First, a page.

Nationale Tulpanday 2014

Every now and then, a request is made to use one of my photographs and I gladly comply…especially if they’re nice enough to credit me. Yesterday a digital lifetime magazine, ScoutieGirl, used one of my photos from a trip to the Netherlands a couple of years ago. From her article I learned something new: last weekend was National Tulip Day celebrated in Amsterdam, the official kickoff of tulip season that lasts from January until the end of April.

Organized by growers, about 200,000 tulips are displayed in Dam Square in Amsterdam where visitors can browse the blooms and pick a free bouquet for their home. Last year, there were about 10,000 folks who happily tiptoed through the tulips picking their favorite colors.

A youtube video of the 2013 Nationale Tulpenday gives us a peek into the joyful event.

We were lucky enough to accompany Virginia bulb growers, Brent and Becky Heath, for a once in a lifetime adventure through public and private gardens and behind the scenes look at the operation and fields of several growers who are associated with the Heath’s business. Here are a sampling of my photos that give me a little hope that spring will eventually come to this frozen New Hampshire landscape.

Click on any photograph to enlarge.

Bulbs are FINALLY in the ground…

After returning from a trip to Keukenhof Gardens in Holland with Brent and Becky last May, I dreamed about seeing colorful tulips in my own gardens in 2011. Breathtaking would be an understatement to describe the Keukenhof rivers of tulips planted en masse of single colors that paralleled, twisted and merged like brilliant rainbows that had fallen to the earth.  Endless paths throughout the 80-acres of woodland park with endless variety and patterns of 7,000,000 hand planted bulbs was more than eye candy. It bedazzled.  A profusion of muscari in shades of blue coiled around and about the tulips completed the colors of the rainbow.

So I also wanted muscari… lots of muscari in shades of blues and whites and lavender planted for accent color. I wanted it around birdbaths, against the tulips, and accenting the stones around the frog pond. From Brent & Becky’s Bulbs last fall, I purchased cobalt blue muscari armeniacum and several other varieties that I had admired in Holland. And last week in a lull between snow days and icy days, I finally got the bulbs planted. It’s late in the season so I’ll let you know if they appear above ground this spring.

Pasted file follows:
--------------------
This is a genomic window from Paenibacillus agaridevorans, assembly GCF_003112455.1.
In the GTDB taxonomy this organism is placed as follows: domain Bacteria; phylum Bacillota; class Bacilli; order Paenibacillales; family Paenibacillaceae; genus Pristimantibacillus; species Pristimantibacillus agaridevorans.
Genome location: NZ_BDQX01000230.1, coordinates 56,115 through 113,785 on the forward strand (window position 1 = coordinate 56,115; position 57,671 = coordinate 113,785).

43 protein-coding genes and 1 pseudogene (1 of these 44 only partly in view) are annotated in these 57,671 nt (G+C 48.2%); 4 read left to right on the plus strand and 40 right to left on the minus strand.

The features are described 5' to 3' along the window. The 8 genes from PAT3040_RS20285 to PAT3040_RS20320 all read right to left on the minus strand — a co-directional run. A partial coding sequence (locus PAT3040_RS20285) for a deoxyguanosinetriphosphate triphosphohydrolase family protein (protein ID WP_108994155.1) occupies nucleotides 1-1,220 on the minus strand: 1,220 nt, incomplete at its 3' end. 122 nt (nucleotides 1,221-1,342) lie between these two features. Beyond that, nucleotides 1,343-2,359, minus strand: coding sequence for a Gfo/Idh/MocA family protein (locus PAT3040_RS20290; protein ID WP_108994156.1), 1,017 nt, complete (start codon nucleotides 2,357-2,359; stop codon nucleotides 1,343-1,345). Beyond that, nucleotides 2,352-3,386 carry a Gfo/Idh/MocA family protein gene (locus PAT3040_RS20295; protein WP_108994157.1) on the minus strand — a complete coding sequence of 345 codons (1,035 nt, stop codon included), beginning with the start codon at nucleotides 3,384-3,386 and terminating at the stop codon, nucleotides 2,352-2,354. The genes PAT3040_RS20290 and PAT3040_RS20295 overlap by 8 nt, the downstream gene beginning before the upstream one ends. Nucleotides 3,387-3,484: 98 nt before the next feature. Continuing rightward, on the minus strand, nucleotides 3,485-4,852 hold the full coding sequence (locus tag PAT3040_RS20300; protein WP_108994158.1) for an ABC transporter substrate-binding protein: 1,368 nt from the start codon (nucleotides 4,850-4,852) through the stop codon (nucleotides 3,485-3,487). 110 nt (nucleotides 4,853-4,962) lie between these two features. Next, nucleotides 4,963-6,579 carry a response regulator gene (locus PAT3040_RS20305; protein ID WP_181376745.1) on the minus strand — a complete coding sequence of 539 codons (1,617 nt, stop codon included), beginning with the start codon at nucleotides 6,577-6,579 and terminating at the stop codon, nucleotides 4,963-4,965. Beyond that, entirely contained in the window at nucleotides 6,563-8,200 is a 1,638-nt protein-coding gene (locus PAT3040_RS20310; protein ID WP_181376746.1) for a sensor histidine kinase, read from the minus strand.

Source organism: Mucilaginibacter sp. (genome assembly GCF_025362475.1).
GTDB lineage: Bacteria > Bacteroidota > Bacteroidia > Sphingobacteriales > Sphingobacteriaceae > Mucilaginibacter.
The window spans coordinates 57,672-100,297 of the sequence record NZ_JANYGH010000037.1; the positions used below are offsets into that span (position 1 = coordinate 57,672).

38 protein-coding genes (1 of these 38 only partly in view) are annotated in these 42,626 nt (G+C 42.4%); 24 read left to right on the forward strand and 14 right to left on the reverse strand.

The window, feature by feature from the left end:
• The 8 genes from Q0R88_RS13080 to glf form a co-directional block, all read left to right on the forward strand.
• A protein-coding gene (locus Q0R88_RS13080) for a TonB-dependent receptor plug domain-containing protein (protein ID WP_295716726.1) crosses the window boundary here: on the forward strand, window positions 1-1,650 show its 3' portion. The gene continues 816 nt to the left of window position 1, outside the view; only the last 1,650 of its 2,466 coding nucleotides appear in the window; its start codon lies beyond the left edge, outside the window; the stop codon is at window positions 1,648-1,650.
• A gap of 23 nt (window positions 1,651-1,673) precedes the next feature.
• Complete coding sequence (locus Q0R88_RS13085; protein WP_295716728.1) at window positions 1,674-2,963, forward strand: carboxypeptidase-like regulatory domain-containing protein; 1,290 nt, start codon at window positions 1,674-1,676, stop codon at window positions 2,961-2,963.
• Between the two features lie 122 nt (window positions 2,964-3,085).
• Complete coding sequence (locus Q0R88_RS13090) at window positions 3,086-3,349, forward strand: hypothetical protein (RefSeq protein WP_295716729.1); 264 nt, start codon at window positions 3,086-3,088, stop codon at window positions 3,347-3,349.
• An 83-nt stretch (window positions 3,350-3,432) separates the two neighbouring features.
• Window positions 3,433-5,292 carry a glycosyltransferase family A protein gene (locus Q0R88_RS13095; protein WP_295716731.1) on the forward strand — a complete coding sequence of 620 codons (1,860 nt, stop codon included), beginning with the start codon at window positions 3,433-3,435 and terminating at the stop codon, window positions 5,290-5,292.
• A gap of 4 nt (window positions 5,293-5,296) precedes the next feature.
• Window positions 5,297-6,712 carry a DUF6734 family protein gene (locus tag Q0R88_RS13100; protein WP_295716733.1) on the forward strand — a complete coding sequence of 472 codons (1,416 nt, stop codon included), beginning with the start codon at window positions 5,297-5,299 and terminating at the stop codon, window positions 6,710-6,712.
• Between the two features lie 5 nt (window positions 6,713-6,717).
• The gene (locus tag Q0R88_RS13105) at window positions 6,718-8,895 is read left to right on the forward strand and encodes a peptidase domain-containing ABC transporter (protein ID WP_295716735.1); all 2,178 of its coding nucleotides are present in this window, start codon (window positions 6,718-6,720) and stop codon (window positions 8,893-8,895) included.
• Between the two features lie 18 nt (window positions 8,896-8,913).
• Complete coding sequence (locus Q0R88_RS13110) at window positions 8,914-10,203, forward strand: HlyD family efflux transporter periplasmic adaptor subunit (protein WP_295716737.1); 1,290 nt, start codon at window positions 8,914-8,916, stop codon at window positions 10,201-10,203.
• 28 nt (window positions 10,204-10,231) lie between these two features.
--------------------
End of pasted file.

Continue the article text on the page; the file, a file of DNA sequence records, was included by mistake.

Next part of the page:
After muscari I planted a mass of tulip bulbs in several borders.  I massed single colors and twisted them into other colors, similar to Keukenhof’s style of planting but on a MUCH smaller scale. I have great hopes that springtime views will be gorgeous on the river in Ware Neck.  Here are some of my selections:

Come-Back

Hakuun

Most of the tulips I bought were Darwin hybrid tulips from Brent and Becky’s Bulbs.  This deep red “Come-Back,” thus named because it is a reliable perennial, is a mid-spring bloomer that grows to 16″-18.” It’s great for cut flowers.

I could not pass up this Darwin hybrid “Hakuun,” pure white with a hint of green on the sepals. It hails from Japan and grows to 16″-18″ tall.

Elegant Lady

I took a chance with a few of the selections because I just could not resist them. Take a look at “Elegant Lady,” the ‘color of butter cream frosting with a pale pink overlay,’ says the wording under the picture. How could I resist such a delicious bloom even if it only blooms one season?

Daydream

Then I planted a river of “Daydream” Darwin hybrids that open yellow and mature to a soft apricot orange. I’m thinking sherbet when I see these 18″-20″ blooms in the catalog. And this tulip possesses a mildly fragrant aroma.

Marit

“Marit,” a Darwin hybrid described as ‘a glowing blend of cherry red and primrose yellow with a bit of chartreuse’ was another irresistible tulip. A mid-spring bloomer, it grows 14″-18″ tall.

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  • The Darwin hybrid tulip bulbs should be planted about 8″-10″ deep. This prevents the bulb from splitting up into new bulbs that are non-flowering and helps the flower to have thicker stems.
  • Remove the flower as soon as it is spent to allow energy to go into the bulb rather than seed production.
  • A low-nitrogen organic fertilizer in the spring is advised.
  • Allow the foliage to completely wither away before you remove it.
  • Avoid irrigating tulips. They like it dry.

Ann Hohenberger, The Garden Club of Gloucester

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